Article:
You can see today’s boxscore here.
Mariners first base prospect Ji-Man Choi broke the fibula bone in his right leg on Wednesday after landing awkwardly trying to haul in an errant throw in the ninth inning of Seattle’s 4-3 victory over the Padres in their Cactus League opener.
Choi, a 23-year-old from South Korea, was carted off the field after going down in a heap at the first-base bag following his leaping attempt to pull in a high toss from shortstop Tyler Smith.
“That’s a tough break,” said manager Lloyd McClendon. “It was almost a little freakish. He went up and came down on the opposite foot and fractured his [lower leg]. It’s a little tough. He just landed awkwardly.”
Choi played 70 games at Triple-A Tacoma last year in a season shortened by a 50-game suspension following a positive test for a performance-enhancing substance. He was likely ticketed for Tacoma again this year, but was one of several first basemen in camp providing depth behind starter Logan Morrison.
Choi hit .283 with five homers and 30 RBIs in 237 at-bats for Tacoma last year after a strong 2013 season in which he batted .295 with 18 homers and 85 RBIs in 122 games split between Class-A High Desert, Double-A Jackson and Tacoma.
Choi is one of three first basemen on Seattle’s 40-man roster, along with Morrison and Jesus Montero. But McClendon has talked of using newly acquired veteran Rickie Weeks as a backup first base option and Willie Bloomquist can also play that position.
Manager Lloyd McClendon isn’t rolling out a lot of his starters for today’s first Cactus League game, but fans will get a chance to see the slimmed-down Jesus Montero at first base and a number of the club’s top young prospects when they take on the Padres at 12:05 p.m. PT.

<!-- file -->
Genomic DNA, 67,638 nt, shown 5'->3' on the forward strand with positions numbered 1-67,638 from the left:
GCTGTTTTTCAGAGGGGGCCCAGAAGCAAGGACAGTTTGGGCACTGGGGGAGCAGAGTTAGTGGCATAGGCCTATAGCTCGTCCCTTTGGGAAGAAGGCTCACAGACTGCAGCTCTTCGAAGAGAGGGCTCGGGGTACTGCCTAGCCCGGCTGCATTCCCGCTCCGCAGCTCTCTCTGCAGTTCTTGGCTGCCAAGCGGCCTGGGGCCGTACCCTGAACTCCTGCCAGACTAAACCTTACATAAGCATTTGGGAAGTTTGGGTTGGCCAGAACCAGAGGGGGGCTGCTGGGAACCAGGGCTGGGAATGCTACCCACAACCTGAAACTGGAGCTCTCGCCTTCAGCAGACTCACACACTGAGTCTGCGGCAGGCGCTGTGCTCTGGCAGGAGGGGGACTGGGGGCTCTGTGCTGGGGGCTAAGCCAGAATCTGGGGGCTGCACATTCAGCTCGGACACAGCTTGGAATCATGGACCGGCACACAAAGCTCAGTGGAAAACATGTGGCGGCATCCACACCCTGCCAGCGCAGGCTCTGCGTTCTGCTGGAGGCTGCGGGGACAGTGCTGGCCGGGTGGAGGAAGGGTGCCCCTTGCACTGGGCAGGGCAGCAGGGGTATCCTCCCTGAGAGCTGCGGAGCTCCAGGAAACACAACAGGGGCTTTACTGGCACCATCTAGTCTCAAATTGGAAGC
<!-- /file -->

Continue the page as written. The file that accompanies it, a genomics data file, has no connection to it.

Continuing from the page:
The game will be broadcast live on ROOT Sports and MLB.TV.
“The one thing you have to be careful and really conscious of is you want to keep your horses strong for the entire season and this is just the start of hopefully 162-plus,” McClendon said. “You’ve got to build. You don’t want to run them right of the gate and start playing them six-seven innings and they leave here and they’re fatigued and worn down. We’ll pace them. They’ll play tomorrow. They’ll probably have a day off after that and then we’ll continue to build.”
Taijuan Walker will throw the first two innings, or about 30 pitches max, with relievers then to pick up an inning apiece. Right-handers Sam Gaviglio, Carson Smith and Dominic Leone and lefties Mike Kickham, David Rollins and Rafael Perez are slated for bullpen action today
Chris Taylor gets the start at shortstop and Brad Miller likely goes there tomorrow as that battle begins playing out. Those two will often alternate days, but McClendon said there will also be games when one of them plays second base. And yes, young Ketel Marte will get some time at short this spring as well.
“He’s a very talented individual,” McClendon said. “He’s come quite a long way in a short period of time and I can see why. He’s got a lot of talent and is pretty poised for a kid who is 20 years old.”
McClendon will be among those interested in seeing how Montero looks now in game situations at 230 pounds, having dropped about 45 pounds from 2014.
“I haven’t seen much yet,” he said. “We’ve just been in batting practice for most part and ground balls in the infield. I saw a little last year. I’m excited to see him play and how far he’s progressed.”
In other Wednesday news:
— Felix Hernandez will throw his first live batting practice session this morning. McClendon said he may then throw another live session later in the week or go right into an inning of work in a game situation, depending how he feels.
— After throwing his first live BP on Tuesday, Danny Hultzen could see his first game action later this week as he returns from a year rehab for shoulder surgery.